Trump seeks to appeal reinstated gag orders in New York civil fraud case -filing

NEW YORK, Dec 4 (Reuters) – Former U.S. President Donald Trump is seeking permission to appeal a decision reinstating gag orders in his New York civil fraud case to the state’s highest court, a court filing showed on Monday.

A mid-level state appeals court last week reinstated the gag orders, which barred Trump and his lawyers from making public statements about court staff. An appeals court judge had temporarily paused the order on Nov. 16.

Justice Arthur Engoron imposed the gag order on Trump on Oct. 3 after Trump accused Engoron’s top clerk of political bias in a post on his Truth Social platform. The post left the court “inundated” with hundreds of threats from Trump supporters, Engoron said in a court filing.

Engoron later restricted Trump’s lawyers statements about his staff.

In Monday’s filing, Trump lawyer Clifford Robert asked the mid-level appeals court, known as the Appellate Division, to allow Trump to appeal its reinstatement of the orders to the Albany-based Court of Appeals.

Robert said the orders violated the U.S. and New York state Constitutions by restricting Trump’s “First Amendment right to highlight serious concerns raised by the public and partisan activities of Justice Engoron’s Principal Law Clerk during an ongoing bench trial.”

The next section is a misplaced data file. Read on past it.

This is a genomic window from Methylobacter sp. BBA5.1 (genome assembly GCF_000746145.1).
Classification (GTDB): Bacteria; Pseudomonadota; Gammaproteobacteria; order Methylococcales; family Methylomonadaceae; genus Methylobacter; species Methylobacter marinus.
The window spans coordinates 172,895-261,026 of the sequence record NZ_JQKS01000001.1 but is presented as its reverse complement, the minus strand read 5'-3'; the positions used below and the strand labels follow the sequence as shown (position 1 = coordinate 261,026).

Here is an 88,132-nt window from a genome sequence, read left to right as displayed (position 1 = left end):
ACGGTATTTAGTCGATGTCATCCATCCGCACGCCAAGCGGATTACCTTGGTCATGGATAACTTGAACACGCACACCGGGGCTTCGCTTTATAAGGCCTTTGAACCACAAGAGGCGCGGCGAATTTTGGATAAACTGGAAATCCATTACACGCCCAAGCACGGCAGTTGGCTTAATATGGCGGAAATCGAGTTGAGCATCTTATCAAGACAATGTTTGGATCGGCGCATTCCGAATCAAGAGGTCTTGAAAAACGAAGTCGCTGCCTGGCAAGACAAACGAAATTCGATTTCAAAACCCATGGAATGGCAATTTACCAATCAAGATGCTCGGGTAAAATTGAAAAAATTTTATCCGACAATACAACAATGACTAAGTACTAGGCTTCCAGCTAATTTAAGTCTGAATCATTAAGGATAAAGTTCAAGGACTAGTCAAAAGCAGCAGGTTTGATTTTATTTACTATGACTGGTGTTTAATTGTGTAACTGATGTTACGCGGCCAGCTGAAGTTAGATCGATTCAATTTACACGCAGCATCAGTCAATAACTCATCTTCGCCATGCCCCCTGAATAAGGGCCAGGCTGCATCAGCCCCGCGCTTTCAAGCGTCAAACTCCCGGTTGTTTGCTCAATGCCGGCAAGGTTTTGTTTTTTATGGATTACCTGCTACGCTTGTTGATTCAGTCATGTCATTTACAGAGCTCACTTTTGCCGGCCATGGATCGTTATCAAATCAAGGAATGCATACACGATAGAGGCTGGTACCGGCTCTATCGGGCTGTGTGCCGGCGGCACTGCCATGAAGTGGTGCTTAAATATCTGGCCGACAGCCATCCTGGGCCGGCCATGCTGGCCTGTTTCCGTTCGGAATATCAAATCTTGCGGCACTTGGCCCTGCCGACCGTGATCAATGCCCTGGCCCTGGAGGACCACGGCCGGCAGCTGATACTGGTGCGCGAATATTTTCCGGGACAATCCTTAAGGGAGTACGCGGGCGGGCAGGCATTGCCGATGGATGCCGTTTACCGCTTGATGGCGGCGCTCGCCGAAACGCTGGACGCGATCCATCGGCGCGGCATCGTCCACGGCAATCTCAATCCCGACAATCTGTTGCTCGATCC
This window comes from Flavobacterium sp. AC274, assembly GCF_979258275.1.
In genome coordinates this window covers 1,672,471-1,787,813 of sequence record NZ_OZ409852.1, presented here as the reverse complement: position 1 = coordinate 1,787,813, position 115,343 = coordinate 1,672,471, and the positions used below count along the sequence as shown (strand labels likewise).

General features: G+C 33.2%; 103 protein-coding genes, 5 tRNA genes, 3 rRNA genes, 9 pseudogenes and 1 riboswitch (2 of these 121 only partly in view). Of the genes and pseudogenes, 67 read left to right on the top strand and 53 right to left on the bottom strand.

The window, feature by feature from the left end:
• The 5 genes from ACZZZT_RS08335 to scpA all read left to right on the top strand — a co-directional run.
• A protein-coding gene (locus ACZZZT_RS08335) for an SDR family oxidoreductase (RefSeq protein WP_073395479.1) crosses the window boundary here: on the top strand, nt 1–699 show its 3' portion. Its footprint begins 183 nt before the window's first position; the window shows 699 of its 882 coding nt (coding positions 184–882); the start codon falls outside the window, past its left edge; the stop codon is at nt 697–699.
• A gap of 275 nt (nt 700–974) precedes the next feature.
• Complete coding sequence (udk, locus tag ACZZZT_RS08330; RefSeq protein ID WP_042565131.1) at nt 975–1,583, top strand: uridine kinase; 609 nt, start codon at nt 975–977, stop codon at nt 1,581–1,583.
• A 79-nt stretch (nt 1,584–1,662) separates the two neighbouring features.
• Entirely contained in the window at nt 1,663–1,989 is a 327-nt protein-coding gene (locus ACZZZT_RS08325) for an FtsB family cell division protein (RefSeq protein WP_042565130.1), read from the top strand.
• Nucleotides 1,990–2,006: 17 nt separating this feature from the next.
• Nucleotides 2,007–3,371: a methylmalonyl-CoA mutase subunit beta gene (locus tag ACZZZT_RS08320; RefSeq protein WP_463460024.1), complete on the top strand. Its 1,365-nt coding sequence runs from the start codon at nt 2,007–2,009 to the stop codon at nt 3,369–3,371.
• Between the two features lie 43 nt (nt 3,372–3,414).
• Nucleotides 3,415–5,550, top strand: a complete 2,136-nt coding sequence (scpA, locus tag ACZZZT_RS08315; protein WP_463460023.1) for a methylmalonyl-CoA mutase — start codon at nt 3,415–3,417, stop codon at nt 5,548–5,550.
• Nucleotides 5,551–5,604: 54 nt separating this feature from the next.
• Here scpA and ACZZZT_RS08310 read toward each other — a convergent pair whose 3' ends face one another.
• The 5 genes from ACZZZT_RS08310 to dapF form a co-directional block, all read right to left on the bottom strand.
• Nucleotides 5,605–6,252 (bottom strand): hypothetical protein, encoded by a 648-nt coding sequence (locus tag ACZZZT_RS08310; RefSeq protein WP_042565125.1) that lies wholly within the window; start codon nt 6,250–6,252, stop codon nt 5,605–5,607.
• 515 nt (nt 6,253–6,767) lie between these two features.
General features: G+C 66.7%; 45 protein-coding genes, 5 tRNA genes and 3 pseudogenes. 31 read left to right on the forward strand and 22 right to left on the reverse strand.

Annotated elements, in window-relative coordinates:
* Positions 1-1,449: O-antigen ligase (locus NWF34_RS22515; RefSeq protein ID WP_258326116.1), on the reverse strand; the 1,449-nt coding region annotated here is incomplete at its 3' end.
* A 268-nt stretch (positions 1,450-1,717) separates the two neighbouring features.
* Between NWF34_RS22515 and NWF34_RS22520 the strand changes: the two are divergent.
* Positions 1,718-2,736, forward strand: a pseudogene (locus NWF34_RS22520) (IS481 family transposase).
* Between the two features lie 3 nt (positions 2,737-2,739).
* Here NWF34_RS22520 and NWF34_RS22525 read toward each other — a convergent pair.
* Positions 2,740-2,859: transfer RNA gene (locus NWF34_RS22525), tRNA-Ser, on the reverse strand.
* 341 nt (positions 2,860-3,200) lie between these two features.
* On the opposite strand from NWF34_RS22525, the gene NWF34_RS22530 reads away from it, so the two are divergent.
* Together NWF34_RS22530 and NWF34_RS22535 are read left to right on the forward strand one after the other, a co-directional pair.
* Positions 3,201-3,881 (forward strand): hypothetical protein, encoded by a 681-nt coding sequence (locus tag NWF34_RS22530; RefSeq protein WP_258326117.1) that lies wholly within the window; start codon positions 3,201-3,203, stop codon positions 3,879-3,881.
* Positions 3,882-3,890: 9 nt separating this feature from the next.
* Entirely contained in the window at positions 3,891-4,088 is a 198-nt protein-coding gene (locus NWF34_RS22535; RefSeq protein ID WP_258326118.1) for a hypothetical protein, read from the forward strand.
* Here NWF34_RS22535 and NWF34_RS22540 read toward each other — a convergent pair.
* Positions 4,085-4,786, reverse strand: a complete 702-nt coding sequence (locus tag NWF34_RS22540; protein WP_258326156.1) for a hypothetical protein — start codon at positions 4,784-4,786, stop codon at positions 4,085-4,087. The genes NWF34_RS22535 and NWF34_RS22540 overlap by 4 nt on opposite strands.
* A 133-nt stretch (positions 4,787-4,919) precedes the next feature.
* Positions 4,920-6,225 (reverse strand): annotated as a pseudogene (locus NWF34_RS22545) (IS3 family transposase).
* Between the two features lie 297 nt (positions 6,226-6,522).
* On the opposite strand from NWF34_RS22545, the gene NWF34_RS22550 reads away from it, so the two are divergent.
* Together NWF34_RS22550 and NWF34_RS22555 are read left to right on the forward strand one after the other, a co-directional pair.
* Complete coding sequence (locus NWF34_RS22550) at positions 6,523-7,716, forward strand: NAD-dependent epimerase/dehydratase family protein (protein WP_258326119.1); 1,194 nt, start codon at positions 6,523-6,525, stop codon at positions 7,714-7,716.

A spokesperson for the New York Attorney General’s office, which brought the case against Trump and his family real estate company, declined to comment.

Trump, the frontrunner for the 2024 Republican presidential nomination, is accused in the case of inflating his net worth by billions of dollars to dupe lenders and insurers. The trial largely concerns damages, because Engoron has already found that Trump’s financial statements were fraudulent.

New York Attorney General Letitia James is seeking $250 million in penalties, and wants Trump banned from New York state real estate business.

Trump has denied wrongdoing and said James, an elected Democrat, is politically biased against him.

Engoron has already fined Trump $15,000 for twice violating the order and warned that future breaches would be met with steeper penalties, including imprisonment.

Trump is under a similar gag order in an unrelated criminal case over his efforts to change the results of the 2020 election.

Trump faces four federal and state criminal indictments, including two over his efforts to overturn his 2020 loss.

He has pleaded not guilty in all of those cases.

None of them have dented his commanding lead in the race for the Republican nomination to challenge Democratic President Joe Biden in next November’s election.

Reporting by Luc Cohen in New York
Editing by Nick Zieminski

Our Standards: The Thomson Reuters Trust Principles.

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Reports on the New York federal courts. Previously worked as a correspondent in Venezuela and Argentina.


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